The Red Braid

The woman had not chosen to be in the tower. They had taken her sword away from her, and her bow, and even her boots. They hadn’t been very good boots, that was a given when you were a soldier, but they had been better than nothing at all. (She could have insisted on better boots, given who she was, but that would have been cheating.)

Her captors didn’t know what to do with a female soldier, that much was clear. She had seen her comrades taken away, the axes; she knew the reek of slaughter. After all, sometimes she had done the slaughtering. On the other hand, her captors were also people of poetry and strange prejudices, and they prided themselves on a chivalry bound up with roses and filigree chains. The tower had been their compromise. Her cell was so spacious that it wasn’t quite a cell, although you couldn’t call it the height of luxury either. She slept upon sheets of worn silk and a soft mat rather than one of rice straw, and while the window was narrow, it let in stripes of sunlight and moonlight and the occasional bird-shaped shadow.

In the early days she had hoped that her brother might ransom her, but the cost of her ransom would be dear, she knew; and war was expensive. He had always been the calculating sort, and she didn’t expect him to value one horse-archer, even a good one, even his sister, over a company of keen-eyed mercenaries. It was just the way he was, and besides, as her mother had always said dryly, a woman had to make her own luck in a world of men.

The woman had only two changes of clothing, but it was not, she reflected, as if she needed to fear battlefield mud and gore in here. Along with the weapons and boots, her captors had taken away all possessions that they deemed metaphysically dangerous, such as the whalebone charm to the dragon-of-the-sea, or the beads of alternating carnelian and alabaster she had worn about her neck for protection from gangrene spirits. But they had left her a single braided cord, which had been a gift from her great-aunt.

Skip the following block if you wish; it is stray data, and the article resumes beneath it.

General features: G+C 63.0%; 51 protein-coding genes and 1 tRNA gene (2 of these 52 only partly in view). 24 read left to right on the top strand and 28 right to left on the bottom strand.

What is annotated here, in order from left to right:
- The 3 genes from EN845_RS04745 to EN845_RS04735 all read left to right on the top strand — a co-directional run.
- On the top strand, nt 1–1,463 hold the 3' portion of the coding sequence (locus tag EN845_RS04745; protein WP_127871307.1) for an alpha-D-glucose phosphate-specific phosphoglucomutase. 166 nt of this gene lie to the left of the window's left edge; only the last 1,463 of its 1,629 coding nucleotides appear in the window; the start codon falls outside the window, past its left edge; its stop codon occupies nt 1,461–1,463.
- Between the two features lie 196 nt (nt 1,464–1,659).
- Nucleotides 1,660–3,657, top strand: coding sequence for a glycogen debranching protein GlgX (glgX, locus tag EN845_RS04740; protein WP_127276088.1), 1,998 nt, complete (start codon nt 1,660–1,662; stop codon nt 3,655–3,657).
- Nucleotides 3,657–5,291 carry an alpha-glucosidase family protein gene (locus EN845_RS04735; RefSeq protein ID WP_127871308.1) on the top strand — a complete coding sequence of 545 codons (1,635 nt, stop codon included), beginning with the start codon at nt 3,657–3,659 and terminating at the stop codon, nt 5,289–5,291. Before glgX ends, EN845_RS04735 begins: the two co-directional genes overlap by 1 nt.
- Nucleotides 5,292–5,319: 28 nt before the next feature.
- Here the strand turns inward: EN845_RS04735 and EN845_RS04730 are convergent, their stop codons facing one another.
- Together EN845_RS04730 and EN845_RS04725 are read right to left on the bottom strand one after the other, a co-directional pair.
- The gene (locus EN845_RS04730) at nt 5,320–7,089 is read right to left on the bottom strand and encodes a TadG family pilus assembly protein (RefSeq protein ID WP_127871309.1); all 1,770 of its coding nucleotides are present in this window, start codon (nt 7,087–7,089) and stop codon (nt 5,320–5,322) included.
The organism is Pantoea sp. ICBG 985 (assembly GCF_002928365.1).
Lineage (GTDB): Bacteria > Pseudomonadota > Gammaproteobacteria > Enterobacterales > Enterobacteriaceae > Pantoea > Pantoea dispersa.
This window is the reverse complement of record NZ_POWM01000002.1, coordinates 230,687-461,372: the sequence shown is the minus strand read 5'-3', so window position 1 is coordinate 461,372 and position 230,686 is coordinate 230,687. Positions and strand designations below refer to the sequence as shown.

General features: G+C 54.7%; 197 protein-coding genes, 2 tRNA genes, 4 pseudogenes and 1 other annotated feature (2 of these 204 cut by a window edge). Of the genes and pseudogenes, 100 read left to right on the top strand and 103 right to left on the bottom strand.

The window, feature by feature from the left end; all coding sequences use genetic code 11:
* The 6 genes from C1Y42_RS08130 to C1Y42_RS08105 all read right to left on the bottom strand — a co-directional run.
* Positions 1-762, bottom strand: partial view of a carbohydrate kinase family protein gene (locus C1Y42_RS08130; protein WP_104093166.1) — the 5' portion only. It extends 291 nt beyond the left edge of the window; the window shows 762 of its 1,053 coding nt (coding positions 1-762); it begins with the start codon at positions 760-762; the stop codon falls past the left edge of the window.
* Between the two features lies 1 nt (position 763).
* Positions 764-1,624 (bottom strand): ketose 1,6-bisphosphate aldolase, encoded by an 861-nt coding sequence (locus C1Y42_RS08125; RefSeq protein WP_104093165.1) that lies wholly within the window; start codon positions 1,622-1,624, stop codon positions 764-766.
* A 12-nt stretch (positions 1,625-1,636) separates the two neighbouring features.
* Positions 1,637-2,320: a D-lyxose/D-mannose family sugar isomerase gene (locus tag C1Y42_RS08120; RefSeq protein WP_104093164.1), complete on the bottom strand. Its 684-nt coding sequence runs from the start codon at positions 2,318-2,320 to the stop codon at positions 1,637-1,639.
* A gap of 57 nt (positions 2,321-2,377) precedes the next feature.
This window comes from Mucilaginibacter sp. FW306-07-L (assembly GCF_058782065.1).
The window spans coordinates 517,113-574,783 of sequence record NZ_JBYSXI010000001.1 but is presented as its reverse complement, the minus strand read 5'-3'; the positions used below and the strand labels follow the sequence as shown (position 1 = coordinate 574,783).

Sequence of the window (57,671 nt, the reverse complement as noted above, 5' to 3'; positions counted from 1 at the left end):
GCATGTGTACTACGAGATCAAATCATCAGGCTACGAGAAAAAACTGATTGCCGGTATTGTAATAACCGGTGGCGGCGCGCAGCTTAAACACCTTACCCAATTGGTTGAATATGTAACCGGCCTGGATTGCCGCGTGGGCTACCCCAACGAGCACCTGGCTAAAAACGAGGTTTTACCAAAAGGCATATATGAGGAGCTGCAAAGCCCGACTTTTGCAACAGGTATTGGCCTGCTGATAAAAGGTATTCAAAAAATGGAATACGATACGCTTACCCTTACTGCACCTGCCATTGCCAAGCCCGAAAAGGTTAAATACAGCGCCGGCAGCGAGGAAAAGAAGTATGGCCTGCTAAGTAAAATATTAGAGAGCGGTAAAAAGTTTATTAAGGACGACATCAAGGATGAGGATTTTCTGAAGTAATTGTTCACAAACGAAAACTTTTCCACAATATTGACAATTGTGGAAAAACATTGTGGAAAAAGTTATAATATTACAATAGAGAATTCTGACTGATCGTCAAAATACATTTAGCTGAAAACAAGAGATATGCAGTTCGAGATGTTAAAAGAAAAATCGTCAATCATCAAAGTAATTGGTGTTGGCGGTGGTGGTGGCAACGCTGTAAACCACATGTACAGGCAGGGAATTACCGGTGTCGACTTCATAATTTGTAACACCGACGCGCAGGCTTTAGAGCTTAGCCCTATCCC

“It’s a ladder to escape,” her great-aunt had said one firelit evening, her fingers turning the worn red, white, and black cord around and around. The woman, then a girl, had only halfway paid attention, despite her interest in the cheerful orange-tinted red of the component cords. Her great-aunt, for all her lean beauty, her amber-brown eyes, was something of an eccentric. Even to her death she always went around in black gloves. But she was still talking: “Eight threads in the braid, do you see? One missing. It’s a one-way ladder. Still, best to have some way out than none.”

“Yes, Auntie,” the girl said, and reached for the cord to wrap around her wrist.

Now, the woman walked over to the window–too narrow to see much, too wide for any self-respecting architect to claim it as a loophole–and glanced at the distant mountains, the low-hanging clouds. And she heard in her head, It’s because you have to divide by four, something she’d overheard her great-aunt saying to her mother, whatever it meant.

No: she didn’t want to stay here any longer. Patience had gotten her this far; it would get her no further. She listened for the guards, but they were accustomed to her docility. So she took out the braid and began doing the only thing she could think of, unweaving its strands, red and white and black. As she did so, she felt a pleasant dizziness. She set her teeth and kept unweaving. She began to see why the braid’s construction required multiples of four.

When she was done, she lifted one paw, then another, then another, then another, looking at them in turn. Interesting. And she had a plume of handsome white-tipped tails, but there should have been nine and one was missing. Eight threads in the braid. Not that she knew anything about braiding, but even being an unwhole fox spirit was better than being a whole captive.

She slid through the window ghostlike–as if walls could hold a fox spirit–then ran down the side of the tower on black-stockinged fox feet, silken, fearless. When she reached the base of the tower, she looked up–the tower appeared much taller from a fox’s vantage point–and cocked her head. Then she shrugged a fox shrug and slipped from the tower’s shadow into the distance, contemplating foxish mathematics all the while.

Flashfic for telophase. Prompt: kumiho; kumihimo.

I may have a weakness for fox spirits.